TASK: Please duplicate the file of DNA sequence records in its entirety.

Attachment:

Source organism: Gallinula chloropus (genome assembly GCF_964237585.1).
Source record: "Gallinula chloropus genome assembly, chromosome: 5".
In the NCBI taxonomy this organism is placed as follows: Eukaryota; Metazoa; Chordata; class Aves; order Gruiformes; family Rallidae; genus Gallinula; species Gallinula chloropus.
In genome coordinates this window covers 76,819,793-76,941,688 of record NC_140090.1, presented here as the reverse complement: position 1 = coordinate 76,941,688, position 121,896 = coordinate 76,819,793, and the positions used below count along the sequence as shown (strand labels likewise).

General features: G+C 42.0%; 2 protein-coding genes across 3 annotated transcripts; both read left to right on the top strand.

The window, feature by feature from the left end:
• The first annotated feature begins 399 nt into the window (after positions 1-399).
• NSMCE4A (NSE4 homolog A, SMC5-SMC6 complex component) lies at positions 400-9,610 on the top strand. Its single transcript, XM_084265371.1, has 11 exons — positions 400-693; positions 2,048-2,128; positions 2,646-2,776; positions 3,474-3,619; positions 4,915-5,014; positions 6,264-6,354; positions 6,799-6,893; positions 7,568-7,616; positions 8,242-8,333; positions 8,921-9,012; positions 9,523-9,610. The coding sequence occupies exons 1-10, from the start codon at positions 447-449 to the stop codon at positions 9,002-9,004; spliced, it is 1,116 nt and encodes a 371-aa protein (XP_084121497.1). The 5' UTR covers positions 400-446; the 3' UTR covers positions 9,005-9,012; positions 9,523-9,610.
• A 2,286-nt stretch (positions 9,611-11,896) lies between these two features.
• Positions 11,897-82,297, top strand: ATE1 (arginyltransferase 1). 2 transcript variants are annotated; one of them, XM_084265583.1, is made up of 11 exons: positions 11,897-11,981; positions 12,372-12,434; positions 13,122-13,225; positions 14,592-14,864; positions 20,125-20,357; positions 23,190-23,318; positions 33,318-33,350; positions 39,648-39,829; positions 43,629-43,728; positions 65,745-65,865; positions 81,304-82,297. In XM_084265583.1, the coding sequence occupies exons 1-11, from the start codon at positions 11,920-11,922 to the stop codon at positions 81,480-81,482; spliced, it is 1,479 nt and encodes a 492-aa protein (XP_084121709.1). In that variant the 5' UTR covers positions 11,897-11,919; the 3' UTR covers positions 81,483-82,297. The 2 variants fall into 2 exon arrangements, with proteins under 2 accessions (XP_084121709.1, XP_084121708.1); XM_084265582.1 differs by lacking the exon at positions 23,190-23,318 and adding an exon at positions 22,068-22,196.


Source organism: Gallinula chloropus (genome assembly GCF_964237585.1).
Source record: "Gallinula chloropus genome assembly, chromosome: 5".
In the NCBI taxonomy this organism is placed as follows: Eukaryota; Metazoa; Chordata; class Aves; order Gruiformes; family Rallidae; genus Gallinula; species Gallinula chloropus.
In genome coordinates this window covers 76,819,793-76,941,688 of record NC_140090.1, presented here as the reverse complement: position 1 = coordinate 76,941,688, position 121,896 = coordinate 76,819,793, and the positions used below count along the sequence as shown (strand labels likewise).

General features: G+C 42.0%; 2 protein-coding genes across 3 annotated transcripts; both read left to right on the top strand.

The window, feature by feature from the left end:
• The first annotated feature begins 399 nt into the window (after positions 1-399).
• NSMCE4A (NSE4 homolog A, SMC5-SMC6 complex component) lies at positions 400-9,610 on the top strand. Its single transcript, XM_084265371.1, has 11 exons — positions 400-693; positions 2,048-2,128; positions 2,646-2,776; positions 3,474-3,619; positions 4,915-5,014; positions 6,264-6,354; positions 6,799-6,893; positions 7,568-7,616; positions 8,242-8,333; positions 8,921-9,012; positions 9,523-9,610. The coding sequence occupies exons 1-10, from the start codon at positions 447-449 to the stop codon at positions 9,002-9,004; spliced, it is 1,116 nt and encodes a 371-aa protein (XP_084121497.1). The 5' UTR covers positions 400-446; the 3' UTR covers positions 9,005-9,012; positions 9,523-9,610.
• A 2,286-nt stretch (positions 9,611-11,896) lies between these two features.
• Positions 11,897-82,297, top strand: ATE1 (arginyltransferase 1). 2 transcript variants are annotated; one of them, XM_084265583.1, is made up of 11 exons: positions 11,897-11,981; positions 12,372-12,434; positions 13,122-13,225; positions 14,592-14,864; positions 20,125-20,357; positions 23,190-23,318; positions 33,318-33,350; positions 39,648-39,829; positions 43,629-43,728; positions 65,745-65,865; positions 81,304-82,297. In XM_084265583.1, the coding sequence occupies exons 1-11, from the start codon at positions 11,920-11,922 to the stop codon at positions 81,480-81,482; spliced, it is 1,479 nt and encodes a 492-aa protein (XP_084121709.1). In that variant the 5' UTR covers positions 11,897-11,919; the 3' UTR covers positions 81,483-82,297. The 2 variants fall into 2 exon arrangements, with proteins under 2 accessions (XP_084121709.1, XP_084121708.1); XM_084265582.1 differs by lacking the exon at positions 23,190-23,318 and adding an exon at positions 22,068-22,196.